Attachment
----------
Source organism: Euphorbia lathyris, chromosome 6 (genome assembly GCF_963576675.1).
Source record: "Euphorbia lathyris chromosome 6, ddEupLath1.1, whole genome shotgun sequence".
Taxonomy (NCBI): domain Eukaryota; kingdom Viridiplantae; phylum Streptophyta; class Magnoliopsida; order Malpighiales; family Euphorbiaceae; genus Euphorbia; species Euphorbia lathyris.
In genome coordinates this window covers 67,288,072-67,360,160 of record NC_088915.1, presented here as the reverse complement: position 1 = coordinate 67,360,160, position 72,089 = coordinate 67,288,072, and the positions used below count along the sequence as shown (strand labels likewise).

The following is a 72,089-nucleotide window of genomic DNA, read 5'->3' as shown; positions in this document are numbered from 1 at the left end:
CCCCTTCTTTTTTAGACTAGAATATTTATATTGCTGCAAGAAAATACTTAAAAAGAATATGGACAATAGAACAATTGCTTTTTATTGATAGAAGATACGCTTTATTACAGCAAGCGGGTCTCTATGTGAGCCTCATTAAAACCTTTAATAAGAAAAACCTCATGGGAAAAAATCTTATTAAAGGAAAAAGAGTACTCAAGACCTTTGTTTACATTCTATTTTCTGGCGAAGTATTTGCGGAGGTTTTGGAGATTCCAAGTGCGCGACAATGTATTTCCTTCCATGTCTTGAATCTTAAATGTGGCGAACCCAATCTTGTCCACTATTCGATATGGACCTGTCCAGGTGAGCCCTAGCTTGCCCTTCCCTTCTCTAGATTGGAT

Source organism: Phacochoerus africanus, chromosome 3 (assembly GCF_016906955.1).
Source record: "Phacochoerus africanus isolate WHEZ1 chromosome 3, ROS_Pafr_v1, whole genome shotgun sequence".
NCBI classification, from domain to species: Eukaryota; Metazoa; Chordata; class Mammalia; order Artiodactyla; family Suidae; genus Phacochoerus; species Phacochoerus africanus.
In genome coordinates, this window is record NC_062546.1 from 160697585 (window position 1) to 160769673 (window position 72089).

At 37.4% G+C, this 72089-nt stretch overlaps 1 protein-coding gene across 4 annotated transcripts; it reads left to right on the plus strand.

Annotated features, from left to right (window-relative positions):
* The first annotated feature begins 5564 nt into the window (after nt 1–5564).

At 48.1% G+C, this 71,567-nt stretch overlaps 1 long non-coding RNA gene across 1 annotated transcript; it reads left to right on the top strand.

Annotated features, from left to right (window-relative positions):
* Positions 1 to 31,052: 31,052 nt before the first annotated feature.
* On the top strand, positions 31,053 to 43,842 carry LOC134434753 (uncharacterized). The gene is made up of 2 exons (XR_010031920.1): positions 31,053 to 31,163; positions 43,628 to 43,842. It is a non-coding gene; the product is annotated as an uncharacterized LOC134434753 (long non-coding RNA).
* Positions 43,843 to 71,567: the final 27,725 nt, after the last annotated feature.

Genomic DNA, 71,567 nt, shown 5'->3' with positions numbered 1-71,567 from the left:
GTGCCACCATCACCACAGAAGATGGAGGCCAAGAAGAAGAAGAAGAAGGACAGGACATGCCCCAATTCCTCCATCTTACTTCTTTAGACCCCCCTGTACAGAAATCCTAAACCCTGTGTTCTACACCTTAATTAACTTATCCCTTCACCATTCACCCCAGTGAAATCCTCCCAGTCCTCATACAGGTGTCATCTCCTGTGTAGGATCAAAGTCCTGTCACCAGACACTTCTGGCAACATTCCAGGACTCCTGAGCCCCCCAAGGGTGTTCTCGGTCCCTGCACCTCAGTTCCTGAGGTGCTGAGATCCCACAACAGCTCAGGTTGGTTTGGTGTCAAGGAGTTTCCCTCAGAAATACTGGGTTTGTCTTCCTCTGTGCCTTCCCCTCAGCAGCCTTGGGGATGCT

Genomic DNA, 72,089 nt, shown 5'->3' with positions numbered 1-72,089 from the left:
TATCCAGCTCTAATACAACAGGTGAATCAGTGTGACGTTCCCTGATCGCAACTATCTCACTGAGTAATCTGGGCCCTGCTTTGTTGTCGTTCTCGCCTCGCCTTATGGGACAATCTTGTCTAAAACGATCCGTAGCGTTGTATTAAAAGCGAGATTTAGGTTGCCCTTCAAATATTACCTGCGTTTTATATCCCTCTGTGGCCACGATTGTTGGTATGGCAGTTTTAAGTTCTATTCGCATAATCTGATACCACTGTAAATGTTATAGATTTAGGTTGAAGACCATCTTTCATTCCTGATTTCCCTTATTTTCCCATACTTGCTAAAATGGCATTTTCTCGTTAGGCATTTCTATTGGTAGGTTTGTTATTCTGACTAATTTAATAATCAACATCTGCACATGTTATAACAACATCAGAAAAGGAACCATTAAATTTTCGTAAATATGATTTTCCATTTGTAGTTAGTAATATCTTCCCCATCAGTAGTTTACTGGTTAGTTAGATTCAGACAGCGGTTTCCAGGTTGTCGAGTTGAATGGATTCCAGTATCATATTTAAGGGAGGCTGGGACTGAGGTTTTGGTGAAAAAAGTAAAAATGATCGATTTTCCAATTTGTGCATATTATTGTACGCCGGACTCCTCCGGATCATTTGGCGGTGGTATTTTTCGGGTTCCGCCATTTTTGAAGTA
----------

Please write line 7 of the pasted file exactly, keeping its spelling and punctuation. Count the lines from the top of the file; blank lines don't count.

Source organism: Phacochoerus africanus, chromosome 3 (assembly GCF_016906955.1).